This system demonstrates how styles apply from the spec text to the browser all the way to the custom theme layer. You can select your level of enhancement and roll back the fidelity of her site if you desire. It’s clever, illustrative, and very on-brand for the person who wrote the Cascade Layers spec.

While SBRDFLT doesn’t exactly roll off the tongue (”S-Bird Felt”?), maybe it’s time we break out of catchy three letter acronyms and focus on finding good scalable architecture patterns instead. I look forward to seeing what systems people come up with in this new era of CSS. Bonus points if you blog about it and explain the problems you’re trying to solve.

Edit: Previous versions of this article said @layer and @scope where high specificity. Updated per feedback

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4 days ago
Hamburg, Germany
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OAuth2 explained with cute shapes

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We’re currently refurbishing 🙃 our authentication stack at Back Market, and we need to onboard our developers and teams to various OAuth2 concepts. Here’s our take on OAuth2 (with cute shapes.

OAuth2 explained with cute shapes

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6 days ago
Hamburg, Germany
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QR codes

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Ever wondered how a QR code works? No, me neither but it's low-key fascinating. (Warning, there is some extremely nerdy shit here.👇 )

The Quick Response code was invented by a subsidiary of Toyota to track parts across the manufacturing process. Barcodes were proving inadequate - they can only be read at certain angles and didn't store much data relative to their size The QR code solves those issues and more

The most distinctive thing about a QR code are these cube shapes, called Finder Patterns, that help your reader detect the code. The smaller fourth cube, the Alignment Pattern, orientates the code so it can be at any angle and the reader will still know which way is up.

You've probably never noticed but every QR code has these alternating black and white dots called the Timing Pattern. These tell the reader how big a single module is and how big the whole QR code is - known as the version. Version 1: Smallest Version 40: Biggest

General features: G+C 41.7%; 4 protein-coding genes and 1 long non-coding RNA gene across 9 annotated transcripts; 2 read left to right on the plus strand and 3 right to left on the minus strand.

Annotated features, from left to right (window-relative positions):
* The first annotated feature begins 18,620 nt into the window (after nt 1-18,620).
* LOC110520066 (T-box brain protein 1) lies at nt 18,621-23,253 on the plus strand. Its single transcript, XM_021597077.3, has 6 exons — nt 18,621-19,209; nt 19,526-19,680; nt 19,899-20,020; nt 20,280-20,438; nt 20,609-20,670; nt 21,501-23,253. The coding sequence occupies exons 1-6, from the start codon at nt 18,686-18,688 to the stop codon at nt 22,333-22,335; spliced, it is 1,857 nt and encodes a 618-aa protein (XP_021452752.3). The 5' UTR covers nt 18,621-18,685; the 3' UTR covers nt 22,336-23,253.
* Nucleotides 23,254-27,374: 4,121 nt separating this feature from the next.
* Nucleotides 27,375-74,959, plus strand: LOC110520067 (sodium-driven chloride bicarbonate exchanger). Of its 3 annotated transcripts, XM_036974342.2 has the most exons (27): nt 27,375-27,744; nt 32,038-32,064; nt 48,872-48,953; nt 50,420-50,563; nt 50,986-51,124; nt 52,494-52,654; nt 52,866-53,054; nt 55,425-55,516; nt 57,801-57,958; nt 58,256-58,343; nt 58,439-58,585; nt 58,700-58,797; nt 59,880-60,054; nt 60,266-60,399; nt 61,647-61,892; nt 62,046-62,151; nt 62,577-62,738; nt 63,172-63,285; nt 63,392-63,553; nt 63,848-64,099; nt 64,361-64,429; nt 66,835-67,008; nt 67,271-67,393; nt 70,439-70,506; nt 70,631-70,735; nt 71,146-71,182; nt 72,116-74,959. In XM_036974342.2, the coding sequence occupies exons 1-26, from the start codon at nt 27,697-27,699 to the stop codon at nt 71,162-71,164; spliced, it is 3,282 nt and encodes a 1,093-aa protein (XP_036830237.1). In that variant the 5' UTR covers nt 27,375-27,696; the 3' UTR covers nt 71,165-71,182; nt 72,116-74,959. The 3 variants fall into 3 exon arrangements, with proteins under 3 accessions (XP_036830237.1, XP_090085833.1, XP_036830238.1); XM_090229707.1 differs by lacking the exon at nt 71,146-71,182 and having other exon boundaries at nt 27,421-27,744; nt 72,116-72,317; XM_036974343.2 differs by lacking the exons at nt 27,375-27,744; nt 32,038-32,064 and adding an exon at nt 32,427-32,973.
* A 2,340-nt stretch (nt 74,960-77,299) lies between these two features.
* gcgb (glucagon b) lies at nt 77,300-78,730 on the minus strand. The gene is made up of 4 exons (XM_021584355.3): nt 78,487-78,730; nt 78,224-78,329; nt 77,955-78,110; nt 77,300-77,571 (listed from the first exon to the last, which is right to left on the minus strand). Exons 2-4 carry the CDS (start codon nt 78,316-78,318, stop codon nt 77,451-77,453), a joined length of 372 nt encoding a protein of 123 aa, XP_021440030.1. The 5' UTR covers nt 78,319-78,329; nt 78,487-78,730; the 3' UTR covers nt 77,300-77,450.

Information about the format is stored in these two strips near the Finder patterns. It's stored twice so its readable even when QR code is partially obscured. (You'll notice that this is a recurring theme.)

This stores three crucial pieces of information: - Mask. - Error correction level - Error correction format. I know these sound super fucking boring but they are actually pretty interesting.

First, error correction - what is it? Essentially, it dictates how much redundant information is stored in the code to ensure it remains readable even when part of it is missing.

This is pretty amazing - If your code is outdoors you can choose a higher redundancy level to make sure it still functions when obscured. (try it)

Second, the mask - what's that? Well, QR readers work best when there are the same amount of white and black areas. But the data might not play ball so a mask is used to even things out.

When a mask is applied to the code anything that falls under the dark part of the mask is inverted. A white area becomes black and black area becomes white.

There are 8 standard patterns which are applied one by one. The pattern that achieves the best result is used and that info is stored so the reader can unapply the mask.

Finally we get to the actual data. Weirdly, the data starts at the bottom-right corner and winds back up like pictured. It almost doesn't matter where it starts because it can be read at any angle.

The first chunk of information here tells the reader what mode the data was encoded in and the second tells it the length. In our case each character takes up 8 bit chunks, otherwise known as bytes, and there are 24 of them.

There is still a bunch of left over space after our data. This is where the error correction information is stored so that it can be read if partially obscured. The way this works is actually really really complex so I'll leave that out. That's basically it!

For the absolute nerds who made it here, a fun fact: Perhaps the coolest thing about QR codes is that Denso Wave, the company that invented them, never exercised their patent and released the technology for free! https://www.denso-wave.com/en/technology/vol1.html

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6 days ago
Hamburg, Germany
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:loadGive: One of the things on that to-do list is to post the next Plucked Up pages this weekend!

Title thanks to DakEJP from the stream! :loadLove:

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6 days ago
Melbourne, Australia
7 days ago
Hamburg, Germany